The Configuration Management Initiative  (CMI), led by Greg Dunlap  (aka heyrocker on drupal.org), aims to sort out the issues related to maintaining, storing, and deploying configuration of a Drupal site. Currently, all the configuration for a Drupal site (except, of course, for the basic database access settings stored in settings.php) is stored in the database, and deploying it is a pain. Furthermore, if someone changes settings and it breaks site functionality, there is no simple way to “roll back” just those changes. The CMI moves all configuration from database to disk in a standard format which can be more easily deployed, can be stored in a version control system, and can be used in multiple sites more easily. This provides a much better development workflow  to easily take configuration used on one site to another, and to modify it, as needed. Of course it should provide for much more useful distributions  and installation profiles .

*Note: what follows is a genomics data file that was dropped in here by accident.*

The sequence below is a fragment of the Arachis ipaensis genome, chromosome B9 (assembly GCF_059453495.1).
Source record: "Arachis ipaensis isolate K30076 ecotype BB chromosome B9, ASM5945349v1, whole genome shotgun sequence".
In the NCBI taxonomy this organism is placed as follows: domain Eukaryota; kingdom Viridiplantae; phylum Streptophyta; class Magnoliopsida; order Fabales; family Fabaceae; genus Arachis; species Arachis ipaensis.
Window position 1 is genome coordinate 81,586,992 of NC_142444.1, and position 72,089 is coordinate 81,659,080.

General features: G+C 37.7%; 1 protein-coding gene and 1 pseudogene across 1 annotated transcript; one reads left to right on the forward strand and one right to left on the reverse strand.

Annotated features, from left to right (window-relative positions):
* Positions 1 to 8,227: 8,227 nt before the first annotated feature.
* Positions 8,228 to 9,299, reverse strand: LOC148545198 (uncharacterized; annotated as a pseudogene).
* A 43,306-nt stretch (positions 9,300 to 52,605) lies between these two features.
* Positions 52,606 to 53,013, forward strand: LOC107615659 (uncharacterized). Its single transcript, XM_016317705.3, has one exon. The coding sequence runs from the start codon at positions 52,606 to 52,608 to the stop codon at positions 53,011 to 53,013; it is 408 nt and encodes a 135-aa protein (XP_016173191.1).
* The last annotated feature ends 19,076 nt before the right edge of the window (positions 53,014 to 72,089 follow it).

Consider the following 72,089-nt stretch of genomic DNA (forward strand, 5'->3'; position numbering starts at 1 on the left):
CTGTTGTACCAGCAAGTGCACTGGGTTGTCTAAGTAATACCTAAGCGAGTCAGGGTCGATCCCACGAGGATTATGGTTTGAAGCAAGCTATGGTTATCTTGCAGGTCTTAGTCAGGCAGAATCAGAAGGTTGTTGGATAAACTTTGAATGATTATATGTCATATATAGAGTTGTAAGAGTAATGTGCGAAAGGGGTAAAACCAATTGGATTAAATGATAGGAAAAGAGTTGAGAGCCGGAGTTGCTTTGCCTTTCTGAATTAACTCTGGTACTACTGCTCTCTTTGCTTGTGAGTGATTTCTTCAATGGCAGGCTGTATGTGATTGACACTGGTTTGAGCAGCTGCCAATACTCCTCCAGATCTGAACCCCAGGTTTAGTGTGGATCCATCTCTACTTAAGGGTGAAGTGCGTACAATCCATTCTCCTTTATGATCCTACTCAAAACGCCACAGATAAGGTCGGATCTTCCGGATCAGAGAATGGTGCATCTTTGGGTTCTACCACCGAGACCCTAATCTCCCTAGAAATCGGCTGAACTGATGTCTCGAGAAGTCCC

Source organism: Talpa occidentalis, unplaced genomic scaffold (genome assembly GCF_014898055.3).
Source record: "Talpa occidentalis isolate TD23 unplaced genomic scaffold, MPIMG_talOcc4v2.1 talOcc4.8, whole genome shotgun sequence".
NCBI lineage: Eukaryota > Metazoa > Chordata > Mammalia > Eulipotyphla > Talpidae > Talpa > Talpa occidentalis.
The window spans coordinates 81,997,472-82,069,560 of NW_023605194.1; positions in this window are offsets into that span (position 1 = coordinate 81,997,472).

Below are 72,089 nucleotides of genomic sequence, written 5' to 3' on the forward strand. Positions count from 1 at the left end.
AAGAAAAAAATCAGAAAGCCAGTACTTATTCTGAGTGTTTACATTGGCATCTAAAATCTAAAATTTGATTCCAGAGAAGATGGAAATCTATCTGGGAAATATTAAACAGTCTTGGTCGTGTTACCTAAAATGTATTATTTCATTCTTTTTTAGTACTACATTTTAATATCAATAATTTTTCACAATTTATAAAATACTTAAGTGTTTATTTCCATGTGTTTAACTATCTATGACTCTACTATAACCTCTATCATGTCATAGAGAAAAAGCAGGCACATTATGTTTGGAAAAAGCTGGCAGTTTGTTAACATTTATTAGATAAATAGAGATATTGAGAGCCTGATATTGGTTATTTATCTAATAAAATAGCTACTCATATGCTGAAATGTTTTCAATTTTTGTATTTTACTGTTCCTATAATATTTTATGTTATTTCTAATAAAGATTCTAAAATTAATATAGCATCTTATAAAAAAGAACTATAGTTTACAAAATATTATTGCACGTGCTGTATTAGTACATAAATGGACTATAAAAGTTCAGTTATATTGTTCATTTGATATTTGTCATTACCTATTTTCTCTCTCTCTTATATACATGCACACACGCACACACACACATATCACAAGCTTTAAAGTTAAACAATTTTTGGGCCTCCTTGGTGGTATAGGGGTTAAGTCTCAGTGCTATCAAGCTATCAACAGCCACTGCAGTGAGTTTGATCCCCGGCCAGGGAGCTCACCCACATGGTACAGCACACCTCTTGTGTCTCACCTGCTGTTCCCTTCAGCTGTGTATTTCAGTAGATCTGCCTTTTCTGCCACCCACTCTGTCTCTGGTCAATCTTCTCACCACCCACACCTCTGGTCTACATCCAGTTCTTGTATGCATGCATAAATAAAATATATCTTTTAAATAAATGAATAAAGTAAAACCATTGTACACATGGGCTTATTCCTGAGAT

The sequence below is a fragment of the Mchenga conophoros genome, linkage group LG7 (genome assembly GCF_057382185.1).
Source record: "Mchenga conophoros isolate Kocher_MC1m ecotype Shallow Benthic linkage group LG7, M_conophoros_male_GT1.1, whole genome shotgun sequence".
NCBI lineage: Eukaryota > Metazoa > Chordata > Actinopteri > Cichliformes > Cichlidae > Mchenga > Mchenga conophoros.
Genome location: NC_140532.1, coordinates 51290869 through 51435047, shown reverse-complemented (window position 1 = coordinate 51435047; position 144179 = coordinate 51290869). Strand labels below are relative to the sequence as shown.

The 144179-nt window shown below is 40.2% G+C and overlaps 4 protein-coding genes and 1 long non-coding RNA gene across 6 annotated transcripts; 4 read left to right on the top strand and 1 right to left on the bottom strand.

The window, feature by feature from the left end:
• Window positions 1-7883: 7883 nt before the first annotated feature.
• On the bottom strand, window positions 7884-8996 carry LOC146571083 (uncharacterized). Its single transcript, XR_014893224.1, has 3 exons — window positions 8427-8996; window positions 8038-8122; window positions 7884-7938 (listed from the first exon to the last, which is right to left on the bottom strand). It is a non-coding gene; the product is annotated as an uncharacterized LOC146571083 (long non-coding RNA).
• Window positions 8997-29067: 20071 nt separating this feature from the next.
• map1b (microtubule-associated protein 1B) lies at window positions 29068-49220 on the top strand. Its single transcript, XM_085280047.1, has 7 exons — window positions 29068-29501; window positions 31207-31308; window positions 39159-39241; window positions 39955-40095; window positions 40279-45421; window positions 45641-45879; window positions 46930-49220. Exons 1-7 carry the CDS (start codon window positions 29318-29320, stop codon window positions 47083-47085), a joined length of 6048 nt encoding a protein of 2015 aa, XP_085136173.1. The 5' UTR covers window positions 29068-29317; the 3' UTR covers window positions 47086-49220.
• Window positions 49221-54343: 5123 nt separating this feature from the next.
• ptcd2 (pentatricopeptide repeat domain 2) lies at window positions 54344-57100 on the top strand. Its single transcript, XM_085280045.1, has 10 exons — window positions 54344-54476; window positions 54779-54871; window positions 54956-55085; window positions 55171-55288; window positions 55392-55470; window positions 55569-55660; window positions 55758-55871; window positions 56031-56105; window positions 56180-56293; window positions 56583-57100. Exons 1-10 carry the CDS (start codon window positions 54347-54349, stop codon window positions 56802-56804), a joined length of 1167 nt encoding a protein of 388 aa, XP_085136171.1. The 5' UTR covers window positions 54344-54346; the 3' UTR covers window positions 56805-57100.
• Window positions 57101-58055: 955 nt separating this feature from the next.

You can read more technical details about the CMI, at least as it was initially conceptualized, in Webchick’s summary of the first CMI Sprint held in June 2011  and there is ongoing discussion of the initiative in this Drupal Groups thread . Needless to say, this should be a big improvement over what’s currently possible to do with Drupal’s Features module , but if you need to package configurations to use them on multiple sites, the Features module is currently your best friend.
Last, but certainly not least, the Design Initiative , led by Jeff Burnz  of AdaptiveThemes , aims to give Drupal a new look for Drupal 8 Of course the theme design will also be fully mobile-ready. Part of the effort involved designers collaborating about the new look before the coding phase for the theme was begun. According to the official timeline set out by the initiative team, we are now in the middle of the development phase. If you are a theming expert and want to help, contact the initiative team and see what you can do. Currently all work is in the initiative development sandbox, so you won’s see it committed to the “current” (Git) version of Drupal 8 until it’s pretty well done.